View All News
Localized windy conditions can kick up dust from unpaved surfaces, dirt roads and open fields. Strong regional wind patterns can also carry fine dust particles into the area from miles away. This often results in what is referred to as a dust storm.
When dust storms occur, it’s important to take proper precautions. Dust is made up of tiny particles. When inhaled, these particles can settle deeply into lungs and can irritate or damage sensitive tissues in the respiratory system. People with respiratory illnesses, the elderly, young children, pregnant women, and anyone engaged in strenuous physical activity outdoors are most at risk. Here is a guide to particle pollution and health from EPA.
After a windstorm, fine dust remains suspended in the air or is kicked up by vehicles. In some low-lying areas where the air is stagnant, particles may settle out of the air slowly. Sensitive people who want to prepare for dust storms should pay attention to local weather forecasts and check with their doctors. Drive more slowly to reduce airborne dust and postpone projects at home that stir up dust when conditions are dusty.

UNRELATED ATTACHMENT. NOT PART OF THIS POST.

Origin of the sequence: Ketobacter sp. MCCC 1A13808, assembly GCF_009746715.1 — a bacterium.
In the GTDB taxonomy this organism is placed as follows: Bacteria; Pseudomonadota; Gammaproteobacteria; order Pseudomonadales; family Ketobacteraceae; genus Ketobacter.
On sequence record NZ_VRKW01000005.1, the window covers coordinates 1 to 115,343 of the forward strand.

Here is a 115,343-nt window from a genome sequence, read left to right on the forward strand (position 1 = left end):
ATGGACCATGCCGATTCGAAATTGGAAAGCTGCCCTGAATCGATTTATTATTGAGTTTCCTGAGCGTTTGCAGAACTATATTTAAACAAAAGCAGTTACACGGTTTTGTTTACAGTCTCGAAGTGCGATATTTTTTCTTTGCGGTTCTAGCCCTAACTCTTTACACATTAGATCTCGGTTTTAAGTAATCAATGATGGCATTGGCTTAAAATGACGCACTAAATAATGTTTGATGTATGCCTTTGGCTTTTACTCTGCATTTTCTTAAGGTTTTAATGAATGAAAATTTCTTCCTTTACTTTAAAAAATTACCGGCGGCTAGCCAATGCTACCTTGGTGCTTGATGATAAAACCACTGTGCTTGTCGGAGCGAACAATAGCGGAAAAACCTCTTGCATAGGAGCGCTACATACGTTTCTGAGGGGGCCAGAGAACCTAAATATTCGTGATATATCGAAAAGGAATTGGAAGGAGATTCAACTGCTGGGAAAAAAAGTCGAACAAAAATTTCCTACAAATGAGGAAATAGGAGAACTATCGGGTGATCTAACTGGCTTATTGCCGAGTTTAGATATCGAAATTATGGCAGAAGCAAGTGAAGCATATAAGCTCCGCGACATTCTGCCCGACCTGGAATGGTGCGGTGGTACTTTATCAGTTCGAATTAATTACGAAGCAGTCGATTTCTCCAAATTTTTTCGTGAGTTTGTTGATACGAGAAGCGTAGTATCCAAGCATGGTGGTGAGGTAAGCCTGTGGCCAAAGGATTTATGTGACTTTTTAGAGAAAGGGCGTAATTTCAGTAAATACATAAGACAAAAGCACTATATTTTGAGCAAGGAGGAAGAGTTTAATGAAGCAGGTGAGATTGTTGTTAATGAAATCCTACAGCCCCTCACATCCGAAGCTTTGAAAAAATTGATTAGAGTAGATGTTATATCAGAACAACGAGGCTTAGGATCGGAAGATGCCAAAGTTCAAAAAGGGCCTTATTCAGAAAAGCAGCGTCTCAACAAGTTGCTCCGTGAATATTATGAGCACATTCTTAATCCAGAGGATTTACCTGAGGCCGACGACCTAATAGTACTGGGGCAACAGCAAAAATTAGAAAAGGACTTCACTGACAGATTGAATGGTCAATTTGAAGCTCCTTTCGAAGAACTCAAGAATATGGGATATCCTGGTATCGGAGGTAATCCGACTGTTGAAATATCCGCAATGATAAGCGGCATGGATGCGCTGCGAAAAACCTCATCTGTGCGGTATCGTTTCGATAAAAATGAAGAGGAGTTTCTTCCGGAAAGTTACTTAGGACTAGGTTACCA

You can sign up to receive alerts to air quality changes here.
Here’s how you can protect yourself and your family during a dust storm:
· Stay indoors as much as possible.
· Watch for sudden changes in visibility while driving.
· Avoid driving during windy conditions when windblown dust is likely.
· Turn on headlights as a safety precaution.